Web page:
Mebane Parks & Recreation Comprehensive Plan (2014)

This plan identified parks and recreation needs within Mebane through an inventory, public input, and a facility standard. Public surveys identified that there is great interest in more walking/biking trails throughout Mebane. The plan recommends partnering with other local and regional recreation providers. The plan identifies first-five-year priorities including: expanding trails at Lake Michael; develop Master Plan for community greenways; purchase property and construct a community park; develop phase one of Turner Road Park (a new district park).

Greensboro Urban Area MPO MTP 2040 (2013)

This plan provides an assessment of future area transportation needs and a fiscally constrained plan to fulfill federal requirements for the Long-Range Transportation Plan. The Action Plan chapter lists all policy and action item recommendations for the MTP. The plan reinforces other plans within the recommendations—stressing the importance of coordination between different municipalities and government organizations (Greensboro, GUAMPO, NCDOT, GTA, Counties, etc.). 

Greensboro Urban Area MPO CTP (2014)

This CTP lists a series of recommendations for each mode of transportation within the MPO, unlike the MTP this plan is not fiscally constrained. The recommendations include converting US 70 from Burlington Road to Mount Hope Church Road from a 5 lane to a 4-lane divided.

Durham-Chapel Hill-Carrboro MPO CTP (2017)

The CTP outlines many recommendations for the projected community transportation needs by 2040. These recommendations are not fiscally constrained and include widening I-40 to 6 lanes from I-85 through Orange and Durham Counties; widen US-70 to 4-lane divided with bike lanes and sidewalks from I-85 to US-70 ALT.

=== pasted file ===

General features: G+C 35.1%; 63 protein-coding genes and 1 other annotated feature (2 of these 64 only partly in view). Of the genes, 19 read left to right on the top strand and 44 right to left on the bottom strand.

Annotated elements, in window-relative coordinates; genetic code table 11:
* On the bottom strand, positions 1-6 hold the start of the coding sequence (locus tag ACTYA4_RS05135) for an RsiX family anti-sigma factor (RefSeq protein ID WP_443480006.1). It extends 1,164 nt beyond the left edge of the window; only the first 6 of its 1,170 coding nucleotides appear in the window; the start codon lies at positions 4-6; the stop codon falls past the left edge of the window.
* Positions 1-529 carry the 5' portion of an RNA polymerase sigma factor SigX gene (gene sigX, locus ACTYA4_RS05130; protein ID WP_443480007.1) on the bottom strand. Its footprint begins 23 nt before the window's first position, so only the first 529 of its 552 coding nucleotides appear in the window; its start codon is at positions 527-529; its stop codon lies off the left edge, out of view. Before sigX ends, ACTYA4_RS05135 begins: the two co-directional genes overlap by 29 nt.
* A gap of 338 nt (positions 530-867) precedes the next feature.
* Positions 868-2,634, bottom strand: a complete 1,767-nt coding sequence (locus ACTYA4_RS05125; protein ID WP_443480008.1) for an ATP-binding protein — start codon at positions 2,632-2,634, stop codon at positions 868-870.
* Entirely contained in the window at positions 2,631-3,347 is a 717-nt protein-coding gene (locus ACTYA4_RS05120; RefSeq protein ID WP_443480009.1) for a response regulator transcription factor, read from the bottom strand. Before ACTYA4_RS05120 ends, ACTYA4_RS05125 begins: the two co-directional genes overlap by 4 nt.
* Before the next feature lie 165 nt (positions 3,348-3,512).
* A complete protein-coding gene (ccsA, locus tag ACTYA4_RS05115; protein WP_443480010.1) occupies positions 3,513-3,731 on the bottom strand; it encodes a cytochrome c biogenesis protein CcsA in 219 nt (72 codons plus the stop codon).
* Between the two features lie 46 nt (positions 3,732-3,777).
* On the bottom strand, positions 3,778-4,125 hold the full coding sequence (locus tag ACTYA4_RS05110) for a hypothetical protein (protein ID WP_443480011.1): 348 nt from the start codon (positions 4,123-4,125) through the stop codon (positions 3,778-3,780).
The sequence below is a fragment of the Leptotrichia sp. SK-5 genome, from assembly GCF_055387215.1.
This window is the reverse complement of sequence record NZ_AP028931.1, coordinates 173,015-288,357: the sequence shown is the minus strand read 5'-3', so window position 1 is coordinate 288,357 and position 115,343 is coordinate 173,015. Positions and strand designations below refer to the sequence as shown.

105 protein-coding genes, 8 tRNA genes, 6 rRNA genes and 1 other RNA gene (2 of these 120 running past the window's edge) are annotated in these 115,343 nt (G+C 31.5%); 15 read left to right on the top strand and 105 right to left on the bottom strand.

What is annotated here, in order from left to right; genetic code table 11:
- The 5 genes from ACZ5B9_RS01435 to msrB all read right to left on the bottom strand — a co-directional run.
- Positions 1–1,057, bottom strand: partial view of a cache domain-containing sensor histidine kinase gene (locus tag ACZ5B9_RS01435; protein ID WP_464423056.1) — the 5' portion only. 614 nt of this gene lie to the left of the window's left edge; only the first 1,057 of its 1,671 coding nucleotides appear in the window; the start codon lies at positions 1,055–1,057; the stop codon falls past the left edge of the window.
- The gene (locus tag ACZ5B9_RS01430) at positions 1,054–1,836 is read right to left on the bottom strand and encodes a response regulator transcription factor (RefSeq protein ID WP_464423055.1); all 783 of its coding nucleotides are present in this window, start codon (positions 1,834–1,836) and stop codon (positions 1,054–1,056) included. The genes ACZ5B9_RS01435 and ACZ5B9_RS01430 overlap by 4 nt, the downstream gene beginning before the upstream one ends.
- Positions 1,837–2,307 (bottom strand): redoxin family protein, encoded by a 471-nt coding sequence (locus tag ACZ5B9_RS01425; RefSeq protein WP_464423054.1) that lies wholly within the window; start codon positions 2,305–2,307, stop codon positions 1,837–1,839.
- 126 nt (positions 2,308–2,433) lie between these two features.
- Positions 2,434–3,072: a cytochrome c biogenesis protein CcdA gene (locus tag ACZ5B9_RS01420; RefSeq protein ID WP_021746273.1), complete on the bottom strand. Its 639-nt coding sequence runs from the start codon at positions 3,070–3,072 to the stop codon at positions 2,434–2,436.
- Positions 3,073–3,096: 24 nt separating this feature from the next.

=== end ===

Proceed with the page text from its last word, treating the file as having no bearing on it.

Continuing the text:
Capital Area MPO & Durham-Chapel Hill-Carrboro MPO MTP (2018)

This most recent MTP emphasizes investment in transit while still investing significantly in roadway connections. The major roadway projects include widening I-40, I-85, and US-401. The MTP also references the Raleigh-Charlotte Amtrak (which stops in Burlington) and the future potential for a highspeed rail corridor (while not identifying any specific actions or investments in it).

Piedmont Together Comprehensive Regional Plan (2011)

Developed in partnership with the Piedmont Authority for Regional Transportation (PART) with a grant from HUD, this plan focuses on equitable prosperity for the Piedmont Triad region (including Alamance and Guilford counties). This plan provides succinct details on current and projected equity issues within this area as well as goals and objectives for addressing them. The major concern this plan notes is the correlation between commuting distance and percent of income spent on transportation. Within the transportation section, there are a series of important strategies including: identify a regional transportation network that connects urban centers to small towns; invest in multiple modes of transportation for pedestrians, cyclists, and transit riders as part of the roadway network